Tuesday, July 24, 2012

So You Want to Be a Wine Judge


Many consumers see wines advertising medals from wine competitions and have little idea what those medals mean or how they were arrived at. They do know that Gold is better than Silver, Silver is better than Bronze, and Bronze is better than any wine with any sort of pastry on the label. Really, stay away from Cupcake, Layer Cake and the newly released Urinal Cake. I’m OK with orange wine, but yellow? In this edition of the Basics of Wine Appreciation we’ll talk about wine competitions and their place in the wine business. As required of a wine judge, I am writing this completely blind and in a white coat. I may have forgotten to take my Thorazine. Which makes me slightly manic and sing “Oh, de Miltown Ladies sing dis song, Doo-dah Doo-dah.” This will make more sense as you read about wine judgings.

What is the purpose of wine competitions?

Like any competition, it is to determine winners and losers. Winners are awarded medals by the losers with spit buckets. In wine competitions, each wine is judged individually. Therefore, many wines win gold medals. They tried this system in the Olympics once, but gave it up when 20 of the 80 gymnasts wouldn’t fit on the Gold Medal podium. All those girl gymnasts up there looked like a scene from Munchkinland. Every time I watch gymnastics at the Olympics, I expect a house to fall on them. Awarding medals is the main purpose of wine competitions, but there are others. For example, they also provide a place for our endangered wine judges to get together and reproduce. There is a National Registry of Wine Judges which carefully monitors the husbandry of the herd so that inbreeding can be avoided. It’s been mildly successful.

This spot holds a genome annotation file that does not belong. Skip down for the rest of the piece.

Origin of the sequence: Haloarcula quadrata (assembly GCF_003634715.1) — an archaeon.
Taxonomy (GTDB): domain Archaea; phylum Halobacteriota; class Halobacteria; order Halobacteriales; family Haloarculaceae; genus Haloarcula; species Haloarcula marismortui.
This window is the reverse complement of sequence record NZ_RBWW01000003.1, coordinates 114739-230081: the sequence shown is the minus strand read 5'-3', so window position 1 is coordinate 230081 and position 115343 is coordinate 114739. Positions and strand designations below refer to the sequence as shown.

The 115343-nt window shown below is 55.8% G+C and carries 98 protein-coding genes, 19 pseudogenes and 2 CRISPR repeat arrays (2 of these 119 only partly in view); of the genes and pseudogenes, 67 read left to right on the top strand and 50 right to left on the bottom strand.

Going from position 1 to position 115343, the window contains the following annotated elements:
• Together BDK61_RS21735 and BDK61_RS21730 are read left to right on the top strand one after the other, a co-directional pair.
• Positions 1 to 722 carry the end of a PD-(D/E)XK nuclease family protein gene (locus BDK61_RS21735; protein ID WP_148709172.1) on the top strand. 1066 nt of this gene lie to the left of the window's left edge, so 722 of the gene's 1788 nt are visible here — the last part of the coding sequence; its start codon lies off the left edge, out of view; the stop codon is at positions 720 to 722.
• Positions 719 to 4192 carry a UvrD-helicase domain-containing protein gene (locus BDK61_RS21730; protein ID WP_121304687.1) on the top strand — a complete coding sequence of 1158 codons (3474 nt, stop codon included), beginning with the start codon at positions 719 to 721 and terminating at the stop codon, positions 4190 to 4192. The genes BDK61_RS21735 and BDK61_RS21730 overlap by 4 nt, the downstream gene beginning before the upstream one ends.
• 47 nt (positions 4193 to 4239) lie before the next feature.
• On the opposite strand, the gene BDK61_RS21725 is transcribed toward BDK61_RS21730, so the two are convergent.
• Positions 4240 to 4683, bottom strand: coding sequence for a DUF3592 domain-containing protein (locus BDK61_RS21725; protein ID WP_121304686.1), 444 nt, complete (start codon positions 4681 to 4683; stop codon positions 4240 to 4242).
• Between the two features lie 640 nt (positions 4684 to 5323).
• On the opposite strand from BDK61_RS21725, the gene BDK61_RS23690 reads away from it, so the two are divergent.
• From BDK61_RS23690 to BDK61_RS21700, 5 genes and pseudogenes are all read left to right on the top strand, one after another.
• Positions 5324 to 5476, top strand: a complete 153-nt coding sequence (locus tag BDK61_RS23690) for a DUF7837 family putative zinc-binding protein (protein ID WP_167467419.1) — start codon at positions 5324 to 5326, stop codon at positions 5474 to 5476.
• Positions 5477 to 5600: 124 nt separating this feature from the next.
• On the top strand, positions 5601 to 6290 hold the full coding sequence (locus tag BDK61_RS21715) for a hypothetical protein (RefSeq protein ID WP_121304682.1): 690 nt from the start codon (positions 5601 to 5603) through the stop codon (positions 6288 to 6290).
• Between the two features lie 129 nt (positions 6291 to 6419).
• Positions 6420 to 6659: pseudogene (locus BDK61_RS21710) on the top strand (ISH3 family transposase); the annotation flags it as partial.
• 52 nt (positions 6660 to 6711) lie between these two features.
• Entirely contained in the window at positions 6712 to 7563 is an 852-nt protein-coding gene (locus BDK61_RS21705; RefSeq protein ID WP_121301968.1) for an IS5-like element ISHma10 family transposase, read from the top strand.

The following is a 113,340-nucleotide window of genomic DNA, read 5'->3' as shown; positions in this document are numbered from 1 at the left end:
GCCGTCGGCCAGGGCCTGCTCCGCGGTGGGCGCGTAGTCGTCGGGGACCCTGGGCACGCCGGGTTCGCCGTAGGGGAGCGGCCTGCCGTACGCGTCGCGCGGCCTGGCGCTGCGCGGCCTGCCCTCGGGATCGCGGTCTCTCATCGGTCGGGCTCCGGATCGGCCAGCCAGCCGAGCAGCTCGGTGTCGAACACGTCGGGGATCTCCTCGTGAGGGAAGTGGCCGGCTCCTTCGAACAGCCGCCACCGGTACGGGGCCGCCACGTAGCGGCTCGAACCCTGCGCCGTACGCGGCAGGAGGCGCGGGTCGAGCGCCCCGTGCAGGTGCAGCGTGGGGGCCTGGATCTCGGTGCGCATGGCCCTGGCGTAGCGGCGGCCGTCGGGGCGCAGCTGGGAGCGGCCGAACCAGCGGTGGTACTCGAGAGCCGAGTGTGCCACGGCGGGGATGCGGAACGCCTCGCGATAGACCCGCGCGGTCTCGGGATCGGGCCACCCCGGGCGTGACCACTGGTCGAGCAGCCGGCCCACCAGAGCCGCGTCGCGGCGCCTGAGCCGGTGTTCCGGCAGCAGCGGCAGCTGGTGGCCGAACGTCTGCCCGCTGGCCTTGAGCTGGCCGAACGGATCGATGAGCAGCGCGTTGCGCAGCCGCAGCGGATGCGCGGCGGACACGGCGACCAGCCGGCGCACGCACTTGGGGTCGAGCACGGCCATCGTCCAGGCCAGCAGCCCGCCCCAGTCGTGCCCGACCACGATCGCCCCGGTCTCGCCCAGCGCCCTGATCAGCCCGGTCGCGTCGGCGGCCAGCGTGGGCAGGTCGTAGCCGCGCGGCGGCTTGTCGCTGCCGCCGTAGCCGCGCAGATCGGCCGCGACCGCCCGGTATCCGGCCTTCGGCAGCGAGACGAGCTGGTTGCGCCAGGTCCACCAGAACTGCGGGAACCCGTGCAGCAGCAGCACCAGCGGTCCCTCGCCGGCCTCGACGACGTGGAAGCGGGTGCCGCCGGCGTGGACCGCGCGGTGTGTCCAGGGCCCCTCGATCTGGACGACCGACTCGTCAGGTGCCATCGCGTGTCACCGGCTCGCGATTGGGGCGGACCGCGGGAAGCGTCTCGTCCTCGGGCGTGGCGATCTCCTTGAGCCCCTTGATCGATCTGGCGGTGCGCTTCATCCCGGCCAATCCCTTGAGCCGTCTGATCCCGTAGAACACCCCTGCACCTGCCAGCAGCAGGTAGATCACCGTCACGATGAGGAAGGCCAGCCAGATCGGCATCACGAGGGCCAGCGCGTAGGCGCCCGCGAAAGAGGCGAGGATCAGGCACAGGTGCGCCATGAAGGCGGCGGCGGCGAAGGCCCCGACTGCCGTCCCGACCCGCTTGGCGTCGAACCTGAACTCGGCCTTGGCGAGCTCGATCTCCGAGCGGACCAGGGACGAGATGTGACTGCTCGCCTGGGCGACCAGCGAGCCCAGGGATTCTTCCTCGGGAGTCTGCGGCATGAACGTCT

How are the wine judges chosen?

Each wine judge is carefully screened for experience, knowledge, STD’s and felony drunk driving convictions. A minimum of three out of four is required. Then each competition tries to select its judges from different sectors of the wine business—a few wine writers perhaps, a couple of enology and viticulture professors, some sommeliers, and a handful of people no one has any idea what they’re doing there. These are usually bloggers. This cross-section of the business allows for differing opinions about what each wine merits, and often lively discussions. At a recent competition, a wine judge was stabbed with a homemade shiv made from a room service breakfast sausage by a fellow judge for arguing that the nail polish smell in the Syrah was “perfect with finger foods.” Judges are also chosen for their willingness to allow other judges to raid their Honor Bar after Last Call.

Why do wineries enter wine competitions?

Winning a Gold Medal, or a Double Gold (which is simply a Gold with extra meat and cheese), can boost sales of a wine that was nearly dead in the water. Sort of like when Olympian Greg Louganis hit his head on the diving board. Competitions are a sales tool that can be very effective if marketed correctly. Say you enter a Folle Blanche into the Waco International Wine Competition and Weenie Roast and win a Bronze. Yours was the only Folle Blanche entered, therefore your wine is “Best of Class 2012 Waco Wine Competition!” Bingo! There’s a BevMo 5¢ Sale in your future. The biggest floor stack since Dolly Parton passed out on her bathroom floor. It’s totally worth the price of entering the competition. However, winning a Bronze Medal for your high-end Zinfandel is like getting 98 points from Wine and Spirits—no one cares.